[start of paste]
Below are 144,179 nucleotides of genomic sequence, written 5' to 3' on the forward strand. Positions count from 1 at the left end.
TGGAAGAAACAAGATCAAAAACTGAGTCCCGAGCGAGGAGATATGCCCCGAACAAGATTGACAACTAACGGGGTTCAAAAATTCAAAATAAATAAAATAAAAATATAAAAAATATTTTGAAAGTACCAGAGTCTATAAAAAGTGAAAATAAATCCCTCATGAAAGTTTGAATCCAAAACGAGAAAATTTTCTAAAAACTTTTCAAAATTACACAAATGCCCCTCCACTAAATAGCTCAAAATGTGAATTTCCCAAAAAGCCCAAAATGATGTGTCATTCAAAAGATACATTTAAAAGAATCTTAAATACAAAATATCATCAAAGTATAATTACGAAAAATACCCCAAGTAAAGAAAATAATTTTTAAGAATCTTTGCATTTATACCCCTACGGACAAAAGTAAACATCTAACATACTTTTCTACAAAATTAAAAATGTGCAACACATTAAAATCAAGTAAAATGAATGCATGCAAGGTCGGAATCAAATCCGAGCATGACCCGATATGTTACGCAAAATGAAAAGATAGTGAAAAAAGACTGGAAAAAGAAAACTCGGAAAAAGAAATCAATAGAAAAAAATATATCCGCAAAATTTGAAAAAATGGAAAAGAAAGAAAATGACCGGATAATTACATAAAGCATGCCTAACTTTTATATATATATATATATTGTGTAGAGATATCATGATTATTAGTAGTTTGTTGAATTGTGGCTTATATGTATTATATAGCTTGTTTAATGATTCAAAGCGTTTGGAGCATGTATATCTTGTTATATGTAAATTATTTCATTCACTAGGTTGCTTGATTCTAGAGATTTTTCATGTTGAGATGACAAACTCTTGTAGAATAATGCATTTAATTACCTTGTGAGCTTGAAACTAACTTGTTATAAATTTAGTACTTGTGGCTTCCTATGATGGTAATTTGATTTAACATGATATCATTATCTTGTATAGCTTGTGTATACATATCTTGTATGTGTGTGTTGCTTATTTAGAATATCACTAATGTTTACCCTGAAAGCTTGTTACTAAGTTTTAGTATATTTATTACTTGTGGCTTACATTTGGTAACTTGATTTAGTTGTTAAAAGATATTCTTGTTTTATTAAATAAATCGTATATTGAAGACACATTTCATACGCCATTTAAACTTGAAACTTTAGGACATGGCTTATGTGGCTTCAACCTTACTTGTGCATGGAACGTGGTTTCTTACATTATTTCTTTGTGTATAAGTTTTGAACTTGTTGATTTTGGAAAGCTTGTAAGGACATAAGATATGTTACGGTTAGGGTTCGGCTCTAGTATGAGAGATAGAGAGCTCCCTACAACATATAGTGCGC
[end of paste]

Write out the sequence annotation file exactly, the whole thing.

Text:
Below are 144,179 nucleotides of genomic sequence, written 5' to 3' on the forward strand. Positions count from 1 at the left end.
TGGAAGAAACAAGATCAAAAACTGAGTCCCGAGCGAGGAGATATGCCCCGAACAAGATTGACAACTAACGGGGTTCAAAAATTCAAAATAAATAAAATAAAAATATAAAAAATATTTTGAAAGTACCAGAGTCTATAAAAAGTGAAAATAAATCCCTCATGAAAGTTTGAATCCAAAACGAGAAAATTTTCTAAAAACTTTTCAAAATTACACAAATGCCCCTCCACTAAATAGCTCAAAATGTGAATTTCCCAAAAAGCCCAAAATGATGTGTCATTCAAAAGATACATTTAAAAGAATCTTAAATACAAAATATCATCAAAGTATAATTACGAAAAATACCCCAAGTAAAGAAAATAATTTTTAAGAATCTTTGCATTTATACCCCTACGGACAAAAGTAAACATCTAACATACTTTTCTACAAAATTAAAAATGTGCAACACATTAAAATCAAGTAAAATGAATGCATGCAAGGTCGGAATCAAATCCGAGCATGACCCGATATGTTACGCAAAATGAAAAGATAGTGAAAAAAGACTGGAAAAAGAAAACTCGGAAAAAGAAATCAATAGAAAAAAATATATCCGCAAAATTTGAAAAAATGGAAAAGAAAGAAAATGACCGGATAATTACATAAAGCATGCCTAACTTTTATATATATATATATATTGTGTAGAGATATCATGATTATTAGTAGTTTGTTGAATTGTGGCTTATATGTATTATATAGCTTGTTTAATGATTCAAAGCGTTTGGAGCATGTATATCTTGTTATATGTAAATTATTTCATTCACTAGGTTGCTTGATTCTAGAGATTTTTCATGTTGAGATGACAAACTCTTGTAGAATAATGCATTTAATTACCTTGTGAGCTTGAAACTAACTTGTTATAAATTTAGTACTTGTGGCTTCCTATGATGGTAATTTGATTTAACATGATATCATTATCTTGTATAGCTTGTGTATACATATCTTGTATGTGTGTGTTGCTTATTTAGAATATCACTAATGTTTACCCTGAAAGCTTGTTACTAAGTTTTAGTATATTTATTACTTGTGGCTTACATTTGGTAACTTGATTTAGTTGTTAAAAGATATTCTTGTTTTATTAAATAAATCGTATATTGAAGACACATTTCATACGCCATTTAAACTTGAAACTTTAGGACATGGCTTATGTGGCTTCAACCTTACTTGTGCATGGAACGTGGTTTCTTACATTATTTCTTTGTGTATAAGTTTTGAACTTGTTGATTTTGGAAAGCTTGTAAGGACATAAGATATGTTACGGTTAGGGTTCGGCTCTAGTATGAGAGATAGAGAGCTCCCTACAACATATAGTGCGC